Who should conduct the tour? It depends on the type of visitor, and what you are trying to convey. An account manager often handles a general introductory tour. A visitor with a specific design challenge will benefit from an engineering-focused tour given by a sales engineer or engineering manager. These kinds of visitors might concentrate their time in the area of the plant which would produce the part under consideration.
Note that a quality audit is a very different kind of visit, primarily involving your QA staff and concentrating on documentation and process controls. Quality audits are usually driven by the visitor’s checklist.
Plan the direction of flow, and try walking it to see where you can stop to talk safely. In our plant, where jobs are constantly being setup and torn down, I find it useful to review the production area right before visitors arrive to know what is interesting today and what areas to avoid.
Starting and ending in the conference room is useful but not essential. But be sure to pass through your well-organized shipping area. I can tell visitors that we ship about one million parts every month, but it is more effective for them to see the bar-coded boxes lined up to ship to locations around the world.
Because Scandic has five production departments (coiling, tooling, fourslide, punch press, secondary ops) we point out synergies between departments, such as: “These parts are blanked on this waterjet, and you can see them being formed on the brake press over there.” This kind of narrative will help you from forgetting to mention an important area. But recognize that for a new visitor, some processes are sexier than others; I have to tear people away from watching the CNC wireforming machines!
If you have a large group, break into smaller teams. Generally four to six is the maximum workable size per team, at least in our plant. Even with small groups, remember that the tour guide should enunciate toward the visitors, not to the machine! You don’t need to stare at the loud punch press while you describe it: direct your voice towards the listeners, and be conscious of noise levels. One technique is to introduce a process while standing away from a noisy work center, then allow visitors to approach closer (if safe). It’s even more interesting to visitors if you can pass around a warm part fresh off the machine. Engineers especially love to hold a progression strip and figure out for themselves how the part is being stamped. If your parts are small, send visitors home with samples; it helps to prolong their experience.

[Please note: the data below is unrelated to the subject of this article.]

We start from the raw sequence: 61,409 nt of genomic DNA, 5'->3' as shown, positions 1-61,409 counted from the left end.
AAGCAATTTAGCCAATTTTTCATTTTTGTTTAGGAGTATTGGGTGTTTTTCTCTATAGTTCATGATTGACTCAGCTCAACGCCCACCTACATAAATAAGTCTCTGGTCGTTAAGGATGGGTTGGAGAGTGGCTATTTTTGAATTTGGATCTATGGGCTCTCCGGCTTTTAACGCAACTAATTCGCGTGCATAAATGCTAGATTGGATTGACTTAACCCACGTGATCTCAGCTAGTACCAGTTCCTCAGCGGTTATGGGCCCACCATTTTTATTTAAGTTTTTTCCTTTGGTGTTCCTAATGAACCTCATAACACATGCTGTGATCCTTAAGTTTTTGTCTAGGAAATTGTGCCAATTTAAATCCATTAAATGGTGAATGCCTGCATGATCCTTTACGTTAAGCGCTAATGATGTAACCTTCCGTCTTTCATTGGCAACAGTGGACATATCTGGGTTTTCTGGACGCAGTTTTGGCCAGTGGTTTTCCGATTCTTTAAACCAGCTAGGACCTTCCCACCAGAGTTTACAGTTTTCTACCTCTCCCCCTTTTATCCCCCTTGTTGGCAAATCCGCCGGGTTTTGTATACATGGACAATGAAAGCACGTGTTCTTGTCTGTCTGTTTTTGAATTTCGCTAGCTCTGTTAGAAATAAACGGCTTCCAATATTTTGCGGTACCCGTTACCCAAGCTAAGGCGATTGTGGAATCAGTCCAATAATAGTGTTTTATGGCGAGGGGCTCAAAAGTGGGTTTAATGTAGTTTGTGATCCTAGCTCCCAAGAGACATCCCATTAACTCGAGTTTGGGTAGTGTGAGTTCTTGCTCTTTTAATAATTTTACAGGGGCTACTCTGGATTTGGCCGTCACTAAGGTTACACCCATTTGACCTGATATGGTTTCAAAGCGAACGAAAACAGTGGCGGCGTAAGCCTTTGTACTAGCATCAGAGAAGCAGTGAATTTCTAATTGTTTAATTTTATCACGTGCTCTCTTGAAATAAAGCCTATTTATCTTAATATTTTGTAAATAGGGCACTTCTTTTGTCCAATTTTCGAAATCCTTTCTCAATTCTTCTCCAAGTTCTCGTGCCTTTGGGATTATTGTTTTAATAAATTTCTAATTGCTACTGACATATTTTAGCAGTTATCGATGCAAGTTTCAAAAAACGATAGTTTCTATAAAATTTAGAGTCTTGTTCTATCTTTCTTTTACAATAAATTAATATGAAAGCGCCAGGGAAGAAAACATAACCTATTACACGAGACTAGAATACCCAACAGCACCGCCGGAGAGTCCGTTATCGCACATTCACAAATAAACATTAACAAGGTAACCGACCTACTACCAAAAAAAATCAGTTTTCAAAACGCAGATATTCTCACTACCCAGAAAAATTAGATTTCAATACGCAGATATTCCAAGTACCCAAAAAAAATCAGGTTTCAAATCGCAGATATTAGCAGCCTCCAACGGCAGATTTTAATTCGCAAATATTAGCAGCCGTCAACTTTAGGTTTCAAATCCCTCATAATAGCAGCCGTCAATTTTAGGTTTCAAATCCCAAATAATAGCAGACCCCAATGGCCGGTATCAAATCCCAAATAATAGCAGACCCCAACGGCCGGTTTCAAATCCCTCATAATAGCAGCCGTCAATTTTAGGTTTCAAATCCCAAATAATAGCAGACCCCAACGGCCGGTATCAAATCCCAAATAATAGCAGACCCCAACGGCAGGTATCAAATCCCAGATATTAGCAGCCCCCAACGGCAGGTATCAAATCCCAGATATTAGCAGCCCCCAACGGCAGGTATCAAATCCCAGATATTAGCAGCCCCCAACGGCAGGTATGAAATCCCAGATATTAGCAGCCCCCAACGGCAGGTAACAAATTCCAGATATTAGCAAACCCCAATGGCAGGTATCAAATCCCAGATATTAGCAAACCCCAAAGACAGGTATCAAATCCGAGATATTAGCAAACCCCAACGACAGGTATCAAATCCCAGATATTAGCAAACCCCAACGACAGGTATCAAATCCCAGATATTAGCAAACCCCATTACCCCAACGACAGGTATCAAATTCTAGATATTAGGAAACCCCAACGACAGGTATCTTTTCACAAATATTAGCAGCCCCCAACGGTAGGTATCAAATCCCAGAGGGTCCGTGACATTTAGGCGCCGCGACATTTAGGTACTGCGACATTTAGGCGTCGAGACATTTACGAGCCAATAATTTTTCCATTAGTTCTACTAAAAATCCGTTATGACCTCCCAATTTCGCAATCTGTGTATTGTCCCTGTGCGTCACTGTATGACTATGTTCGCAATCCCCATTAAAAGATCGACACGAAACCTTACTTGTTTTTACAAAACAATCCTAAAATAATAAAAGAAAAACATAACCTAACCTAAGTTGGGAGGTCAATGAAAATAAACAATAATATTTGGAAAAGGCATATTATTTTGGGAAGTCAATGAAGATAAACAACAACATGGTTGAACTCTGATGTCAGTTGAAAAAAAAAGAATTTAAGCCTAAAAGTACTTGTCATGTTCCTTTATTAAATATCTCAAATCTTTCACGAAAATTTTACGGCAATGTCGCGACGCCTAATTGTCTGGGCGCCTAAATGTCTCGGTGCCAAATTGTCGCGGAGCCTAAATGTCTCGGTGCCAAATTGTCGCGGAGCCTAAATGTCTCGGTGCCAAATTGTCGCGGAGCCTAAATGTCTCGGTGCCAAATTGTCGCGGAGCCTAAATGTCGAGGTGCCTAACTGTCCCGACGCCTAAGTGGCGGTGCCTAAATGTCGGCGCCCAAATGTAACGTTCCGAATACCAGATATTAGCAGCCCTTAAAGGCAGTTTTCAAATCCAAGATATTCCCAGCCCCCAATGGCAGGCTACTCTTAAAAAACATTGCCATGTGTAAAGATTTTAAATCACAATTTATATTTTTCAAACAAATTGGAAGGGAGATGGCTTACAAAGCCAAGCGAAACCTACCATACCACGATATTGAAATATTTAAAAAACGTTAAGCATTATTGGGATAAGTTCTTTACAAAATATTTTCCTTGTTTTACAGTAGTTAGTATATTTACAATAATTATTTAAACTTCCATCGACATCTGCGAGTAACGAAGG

Finally, remember that people are the company’s greatest ambassadors. Identify department supervisors and/or line workers who are good spokespeople, and let visitors speak with them directly. The best salesperson is never as convincing as the technician who has mastered a process. Some operators enjoy demonstrating their skill, and having them describe their area to visitors lets them shine. It also demonstrates the depth of knowledge throughout the company, and your visitors will remember that more than the “sales talk.”
In a time when most communication is electronic, an in-plant visit delivers a powerful message about what we have to offer. Tours by prospects, current customers, and even members of the community are a great way to market the business. Plant tours can showcase capabilities that even an existing customer might not know about, but planning and preparation are essential to make the visit worthwhile.
About the Author:
Hale Foote is the President of Scandic Springs, Inc. Scandic is the largest spring and stamping company in Northern California, making custom metal parts for companies in the medical, automotive and aerospace fields worldwide. He has used Scandic to work with students and teachers at local schools and universities to promote careers in manufacturing. He is also on the board of directors of Manex and other nonprofits. Before joining Scandic, he practiced law in Washington, DC.